drill into poured concrete basement walls? any worries?

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I'd like to drill into poured concrete basement walls to set some modest anchors to secure the tops of some freestanding shelving units against tipping on top of small curious nephews and nieces who might decide to climb on em.
Anything I should know/avoid? I guess my primary concern would be opening a water infiltration path, but I'd have to think there are tons of anchors drilled in other walls behind the finished portion of the basement?
I assume a hammer drill is the tool of choice for this task?
TIA for any shared experience!
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Todd H.
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A hammer drill and a carbide-tipped masonary bit would be best, although you might be able to get by with a regular drill.
I doubt you're going to drill deep enough to "puncture" the wall and let water in.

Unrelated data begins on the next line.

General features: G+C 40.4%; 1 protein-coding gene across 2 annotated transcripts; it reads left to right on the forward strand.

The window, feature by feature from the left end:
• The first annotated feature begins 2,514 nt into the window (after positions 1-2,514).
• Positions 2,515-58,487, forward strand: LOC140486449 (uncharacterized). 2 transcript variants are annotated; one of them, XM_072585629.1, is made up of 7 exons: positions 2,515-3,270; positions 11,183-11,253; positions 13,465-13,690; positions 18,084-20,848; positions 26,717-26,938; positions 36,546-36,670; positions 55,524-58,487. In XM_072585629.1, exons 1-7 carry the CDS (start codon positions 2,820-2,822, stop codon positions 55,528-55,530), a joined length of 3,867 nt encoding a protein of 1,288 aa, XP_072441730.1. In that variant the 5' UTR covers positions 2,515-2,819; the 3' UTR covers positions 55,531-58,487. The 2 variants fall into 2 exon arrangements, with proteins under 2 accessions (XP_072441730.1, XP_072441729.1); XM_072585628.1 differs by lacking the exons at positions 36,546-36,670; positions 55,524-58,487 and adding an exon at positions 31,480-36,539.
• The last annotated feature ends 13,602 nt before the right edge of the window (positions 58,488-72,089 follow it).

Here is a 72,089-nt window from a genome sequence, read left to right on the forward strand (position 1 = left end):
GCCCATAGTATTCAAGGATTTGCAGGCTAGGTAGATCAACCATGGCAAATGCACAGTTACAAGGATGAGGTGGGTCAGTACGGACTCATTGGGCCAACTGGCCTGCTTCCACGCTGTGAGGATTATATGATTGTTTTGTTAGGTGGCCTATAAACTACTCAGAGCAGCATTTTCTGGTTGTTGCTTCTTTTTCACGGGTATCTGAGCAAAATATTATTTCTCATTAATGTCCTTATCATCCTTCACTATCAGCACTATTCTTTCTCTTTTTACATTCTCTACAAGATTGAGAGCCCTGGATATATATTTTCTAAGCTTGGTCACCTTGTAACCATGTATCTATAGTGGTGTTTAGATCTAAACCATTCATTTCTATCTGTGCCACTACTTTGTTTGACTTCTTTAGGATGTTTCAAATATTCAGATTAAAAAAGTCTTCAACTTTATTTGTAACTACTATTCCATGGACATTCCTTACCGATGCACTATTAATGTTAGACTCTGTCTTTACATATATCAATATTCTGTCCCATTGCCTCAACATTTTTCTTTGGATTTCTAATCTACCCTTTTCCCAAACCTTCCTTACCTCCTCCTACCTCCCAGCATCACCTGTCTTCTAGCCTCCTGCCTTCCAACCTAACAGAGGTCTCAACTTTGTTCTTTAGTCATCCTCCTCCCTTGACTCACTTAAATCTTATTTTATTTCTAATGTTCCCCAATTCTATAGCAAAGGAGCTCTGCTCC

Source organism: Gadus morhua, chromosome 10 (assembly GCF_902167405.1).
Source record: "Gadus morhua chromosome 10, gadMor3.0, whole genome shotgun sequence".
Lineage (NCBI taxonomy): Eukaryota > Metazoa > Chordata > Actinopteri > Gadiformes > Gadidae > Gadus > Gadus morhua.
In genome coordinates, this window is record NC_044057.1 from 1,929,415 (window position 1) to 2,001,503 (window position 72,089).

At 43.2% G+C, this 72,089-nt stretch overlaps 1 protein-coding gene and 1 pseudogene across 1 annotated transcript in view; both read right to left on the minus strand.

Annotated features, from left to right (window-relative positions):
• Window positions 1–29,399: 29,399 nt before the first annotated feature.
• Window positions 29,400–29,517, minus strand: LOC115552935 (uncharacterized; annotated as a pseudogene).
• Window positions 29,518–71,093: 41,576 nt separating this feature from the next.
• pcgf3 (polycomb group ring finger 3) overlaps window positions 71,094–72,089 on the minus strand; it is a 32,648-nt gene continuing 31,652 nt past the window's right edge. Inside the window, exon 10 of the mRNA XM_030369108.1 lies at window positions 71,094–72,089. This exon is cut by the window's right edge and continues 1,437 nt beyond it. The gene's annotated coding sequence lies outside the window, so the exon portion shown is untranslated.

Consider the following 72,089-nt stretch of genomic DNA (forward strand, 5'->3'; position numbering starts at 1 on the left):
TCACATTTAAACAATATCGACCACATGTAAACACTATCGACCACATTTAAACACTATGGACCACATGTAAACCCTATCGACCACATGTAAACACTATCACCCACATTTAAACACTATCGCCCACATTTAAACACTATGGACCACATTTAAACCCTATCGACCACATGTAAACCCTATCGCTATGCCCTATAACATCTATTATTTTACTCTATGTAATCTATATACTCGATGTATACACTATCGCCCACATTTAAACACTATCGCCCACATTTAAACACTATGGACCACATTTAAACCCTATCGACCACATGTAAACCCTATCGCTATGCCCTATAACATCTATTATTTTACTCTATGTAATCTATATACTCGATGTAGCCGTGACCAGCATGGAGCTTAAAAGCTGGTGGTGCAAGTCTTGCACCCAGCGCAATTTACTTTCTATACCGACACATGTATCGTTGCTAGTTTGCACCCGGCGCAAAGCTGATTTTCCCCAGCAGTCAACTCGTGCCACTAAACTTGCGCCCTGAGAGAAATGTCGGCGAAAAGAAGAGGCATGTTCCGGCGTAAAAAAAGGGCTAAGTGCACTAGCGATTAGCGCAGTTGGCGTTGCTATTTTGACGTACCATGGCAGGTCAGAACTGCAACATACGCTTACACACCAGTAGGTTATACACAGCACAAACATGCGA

BTW have you heard of Tap-Con or Pro-Con fasteners? They are screws that go directly into the concrete without anchors. You drill a hole with the proper size bit for the screw you will be using and then drive the screw in with a power driver. One thing to remember: They are typically used for permanent installations. In most cases, if you take one out, you can't reuse the hole (unless you upsize the screw).
Todd H. wrote:

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DerbyDad03 wrote:

be prepared to relocate whatever your installing in case you hit rebar
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It's tougher to drill poured concrete than concrete block but it can be done.
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The painless solution for this problem is to buy some 1x6, cut it into 3 or 4 foot lengths, and lag-screw one end into the sill plate high on the wall. You can then screw or bolt the shelving units to those. (Fasten the shelf to the 1x6 at a couple of points a foot or two apart, and don't put the upper lag screws in the last inch or two of the 1x6.) No muss, no fuss, no need for a hammer drill, and easy to remove when you rearrange the basement. It'll be plenty strong for kid or mild earthquake tip resistance. Other alternative is to go straight up, and belay the shelves off to 1x straps attached to the joists.